Although the once lavish Aquatic Paradise water park now stands decrepit and unpopulated, it continues to attract visitors - but these visitors come for something other than water slides.
During the early 1990s, the massive park opened to the delight of families and children, eager to race each other down the many slides into the pools. While the fun continued for two years, a tragic accident and massive debt forced the closure of the park.
As the pools dried up and the slides fell into disrepair, a new era of the park began. Even with the decaying conditions, a number of entrances were left open and the park slowly became populated again. Skaters tore across the shallow pools and up the steeped walls while a band, who had made the park their practicing area, played loud, percussive music. Models even used the abandoned area as a backdrop for a fashion shoot.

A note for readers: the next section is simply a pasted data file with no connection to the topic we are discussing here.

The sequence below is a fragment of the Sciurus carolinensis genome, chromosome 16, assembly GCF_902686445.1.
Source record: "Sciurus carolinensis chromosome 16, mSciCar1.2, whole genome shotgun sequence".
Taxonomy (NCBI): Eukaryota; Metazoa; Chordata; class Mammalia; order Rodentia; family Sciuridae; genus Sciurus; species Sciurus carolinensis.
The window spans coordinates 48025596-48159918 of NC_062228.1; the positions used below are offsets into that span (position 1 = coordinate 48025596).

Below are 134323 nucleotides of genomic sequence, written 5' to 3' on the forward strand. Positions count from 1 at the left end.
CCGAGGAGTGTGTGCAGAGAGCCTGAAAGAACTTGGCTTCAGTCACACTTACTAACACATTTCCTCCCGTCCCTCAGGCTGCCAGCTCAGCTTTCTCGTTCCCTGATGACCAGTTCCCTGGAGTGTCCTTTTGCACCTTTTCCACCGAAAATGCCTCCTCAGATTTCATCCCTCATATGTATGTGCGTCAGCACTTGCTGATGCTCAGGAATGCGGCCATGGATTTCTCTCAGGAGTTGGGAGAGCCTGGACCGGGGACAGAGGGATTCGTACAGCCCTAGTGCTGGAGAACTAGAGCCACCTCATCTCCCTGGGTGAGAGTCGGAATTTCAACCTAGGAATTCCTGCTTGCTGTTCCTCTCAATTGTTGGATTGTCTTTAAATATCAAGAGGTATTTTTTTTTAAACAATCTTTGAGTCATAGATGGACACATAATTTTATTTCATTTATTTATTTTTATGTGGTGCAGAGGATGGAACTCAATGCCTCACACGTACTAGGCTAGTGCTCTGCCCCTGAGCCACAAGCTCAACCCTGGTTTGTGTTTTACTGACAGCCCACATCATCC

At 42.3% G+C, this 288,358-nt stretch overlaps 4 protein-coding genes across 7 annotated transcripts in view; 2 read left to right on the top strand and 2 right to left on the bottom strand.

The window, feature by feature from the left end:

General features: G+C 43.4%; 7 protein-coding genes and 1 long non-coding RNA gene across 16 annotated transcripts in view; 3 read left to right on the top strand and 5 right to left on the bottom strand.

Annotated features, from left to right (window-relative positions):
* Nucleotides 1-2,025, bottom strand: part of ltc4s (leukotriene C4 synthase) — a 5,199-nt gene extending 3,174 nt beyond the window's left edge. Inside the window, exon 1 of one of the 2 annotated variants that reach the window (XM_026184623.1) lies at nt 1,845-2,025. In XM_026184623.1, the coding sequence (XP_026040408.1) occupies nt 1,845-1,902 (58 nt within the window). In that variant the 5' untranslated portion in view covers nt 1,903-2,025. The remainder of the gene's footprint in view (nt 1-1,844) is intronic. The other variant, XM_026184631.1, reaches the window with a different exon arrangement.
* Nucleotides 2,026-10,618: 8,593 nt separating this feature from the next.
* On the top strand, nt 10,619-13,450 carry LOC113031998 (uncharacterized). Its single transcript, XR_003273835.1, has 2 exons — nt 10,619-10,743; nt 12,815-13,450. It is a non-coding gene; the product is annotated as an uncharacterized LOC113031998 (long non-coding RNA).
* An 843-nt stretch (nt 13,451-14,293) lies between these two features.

Just as quickly as the park had become a thriving area for counter-culture, its wild and open era had come to an end. Entrances were closed and marked with large police signs, warning that trespassing was illegal. Although the signs did little to stop adventurous urban explorers, the police made a final move to close off the area a few years ago.
With permission from the owner of the land, the Sitges police force began to conduct training operations in the park, flushing more and more of the patrons out.
The police presence does not mark the end of entertainment in the park and a plan for redevelopment was recently proposed. If passed, the plan would create a 14 acre complex with shelters, and an amphitheater. Unfortunately, it looks like the days of skateboarders, models and bands may be behind the park, at least for now.